“Hi, my name is Justin Bieber,” deadpanned Thom Yorke last night at Barclays Center in Brooklyn. “And this is Justin Bieber,” he chuckled, gesturing to bassist Flea. The crowd laughed: there could be no mistake about who the performers onstage were. From the cheap seats, thousands of fans looked spellbound, their faces lit softly by the eerie blue light of their smartphones.
The evening featured cuts from Atoms for Peace’s debut LP, Amok, out earlier this year, as well as a number of tracks from Thom Yorke’s solo album, The Eraser. The set also included a cover of Radiohead’s sinister “Paperbag Writer,” and of UNKLE’s “Rabbit in Your Headlights.” The overall tone of the set was one of intense paranoia and unease: Yorke and company have long excelled at capturing the cultural zeitgeist with their jittery, unsettling music, and last night was no exception.
There were, however, moments where the shuffling, claustrophobic tracks parted to reveal Yorke’s disarmingly beautiful falsetto. “Ingenue” (with its central synthesizer squeal replaced by a piano), “Cymbal Rush,” and “Atoms for Peace” were gorgeous, and lent variety to the long and predominantly dark performance. The evening closed with “Black Swan” from The Eraser, which took on a powerful anthemic quality.
While the night was, first and foremost, about the music, no review of an Atoms for Peace show is complete without acknowledging the dancing: notably, Thom and Flea. Thom is, at this point in his career, relatively well-known for his jerky and hyperactive moves. This is part of what makes him such a great performer: one a scale from shoegaze to 10, Thom Yorke’s dancing is about a 12. What fewer people mention, however, is Flea’s equally energetic dancing. He darted around the stage and occasionally threw in an impressive high-kick–all while playing the bass.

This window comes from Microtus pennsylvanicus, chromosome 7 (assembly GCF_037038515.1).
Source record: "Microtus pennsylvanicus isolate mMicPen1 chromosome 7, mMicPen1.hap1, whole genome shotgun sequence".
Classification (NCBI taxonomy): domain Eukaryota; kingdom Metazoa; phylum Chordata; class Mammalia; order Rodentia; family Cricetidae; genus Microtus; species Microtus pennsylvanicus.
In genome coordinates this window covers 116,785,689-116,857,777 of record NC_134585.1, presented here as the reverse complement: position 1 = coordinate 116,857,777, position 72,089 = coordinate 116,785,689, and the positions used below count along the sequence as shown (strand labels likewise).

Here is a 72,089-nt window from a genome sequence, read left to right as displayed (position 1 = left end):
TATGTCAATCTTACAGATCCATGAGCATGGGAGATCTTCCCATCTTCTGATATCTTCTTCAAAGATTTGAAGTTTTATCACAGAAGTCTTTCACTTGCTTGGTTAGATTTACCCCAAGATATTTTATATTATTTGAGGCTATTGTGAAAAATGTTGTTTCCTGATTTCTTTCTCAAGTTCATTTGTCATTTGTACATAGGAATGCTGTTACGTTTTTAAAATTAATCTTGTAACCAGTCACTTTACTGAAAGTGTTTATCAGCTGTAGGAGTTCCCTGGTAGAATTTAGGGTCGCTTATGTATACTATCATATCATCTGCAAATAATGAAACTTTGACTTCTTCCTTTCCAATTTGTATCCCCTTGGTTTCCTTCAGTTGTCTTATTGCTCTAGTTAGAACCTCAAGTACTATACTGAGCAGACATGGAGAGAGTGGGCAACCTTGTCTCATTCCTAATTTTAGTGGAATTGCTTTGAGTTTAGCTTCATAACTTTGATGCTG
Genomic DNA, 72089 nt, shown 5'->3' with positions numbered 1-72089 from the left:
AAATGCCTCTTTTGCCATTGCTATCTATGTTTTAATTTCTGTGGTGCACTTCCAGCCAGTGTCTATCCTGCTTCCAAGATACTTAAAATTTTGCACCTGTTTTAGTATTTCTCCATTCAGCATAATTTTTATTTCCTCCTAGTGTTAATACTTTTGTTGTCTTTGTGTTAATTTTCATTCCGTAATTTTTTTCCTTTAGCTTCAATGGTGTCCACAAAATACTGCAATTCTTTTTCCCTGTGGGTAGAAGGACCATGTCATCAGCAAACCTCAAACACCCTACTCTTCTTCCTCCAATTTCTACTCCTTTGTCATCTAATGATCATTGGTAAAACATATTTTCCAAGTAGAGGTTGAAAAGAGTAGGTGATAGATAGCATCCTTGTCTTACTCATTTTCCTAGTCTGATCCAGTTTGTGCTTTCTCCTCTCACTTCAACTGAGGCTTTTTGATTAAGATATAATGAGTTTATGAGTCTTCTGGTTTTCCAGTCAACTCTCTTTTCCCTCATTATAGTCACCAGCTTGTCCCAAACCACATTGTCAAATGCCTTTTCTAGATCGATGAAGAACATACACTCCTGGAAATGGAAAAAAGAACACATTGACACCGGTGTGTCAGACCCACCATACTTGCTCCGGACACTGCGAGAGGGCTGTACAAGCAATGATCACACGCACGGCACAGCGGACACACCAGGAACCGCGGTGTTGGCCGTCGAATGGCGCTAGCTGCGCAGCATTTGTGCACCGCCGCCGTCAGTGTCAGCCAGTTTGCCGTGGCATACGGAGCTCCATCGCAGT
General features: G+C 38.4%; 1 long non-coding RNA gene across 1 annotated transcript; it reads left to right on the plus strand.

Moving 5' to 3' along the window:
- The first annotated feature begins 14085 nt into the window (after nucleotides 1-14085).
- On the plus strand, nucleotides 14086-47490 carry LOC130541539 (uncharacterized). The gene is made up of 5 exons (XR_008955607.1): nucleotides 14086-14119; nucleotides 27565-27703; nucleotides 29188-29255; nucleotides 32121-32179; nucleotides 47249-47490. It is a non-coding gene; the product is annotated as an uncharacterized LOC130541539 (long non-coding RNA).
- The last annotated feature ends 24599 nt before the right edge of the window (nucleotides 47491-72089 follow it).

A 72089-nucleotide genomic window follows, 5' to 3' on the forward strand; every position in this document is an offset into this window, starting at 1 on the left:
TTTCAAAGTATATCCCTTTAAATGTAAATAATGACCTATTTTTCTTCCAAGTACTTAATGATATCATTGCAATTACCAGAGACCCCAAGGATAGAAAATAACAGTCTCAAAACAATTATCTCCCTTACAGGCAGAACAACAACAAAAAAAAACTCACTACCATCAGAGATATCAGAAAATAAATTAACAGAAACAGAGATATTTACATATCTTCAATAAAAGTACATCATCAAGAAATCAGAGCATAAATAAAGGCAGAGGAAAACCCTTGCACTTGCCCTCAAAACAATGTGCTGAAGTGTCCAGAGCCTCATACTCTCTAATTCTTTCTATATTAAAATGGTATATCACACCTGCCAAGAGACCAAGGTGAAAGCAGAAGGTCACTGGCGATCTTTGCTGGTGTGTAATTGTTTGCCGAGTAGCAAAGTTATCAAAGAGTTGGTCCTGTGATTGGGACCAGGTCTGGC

Ultimately, it’s hard to find much to criticize about an Atoms for Peace concert. The band, whose full line-up includes producer Nigel Godrich, Joey Waronker, and Mauro Refosco, is full of seasoned performers (they don’t call it a supergroup for nothing), and it showed. Amid the lights and effects and all of the (primarily Flea- and Yorke-initiated) hubbub onstage, it’s easy to lose sight of just how incredible the music itself is. But the music was layered and complex and expertly-executed: Atoms for Peace played (and danced) their hearts out, and it’s hard to imagine any fans having left feeling disappointed.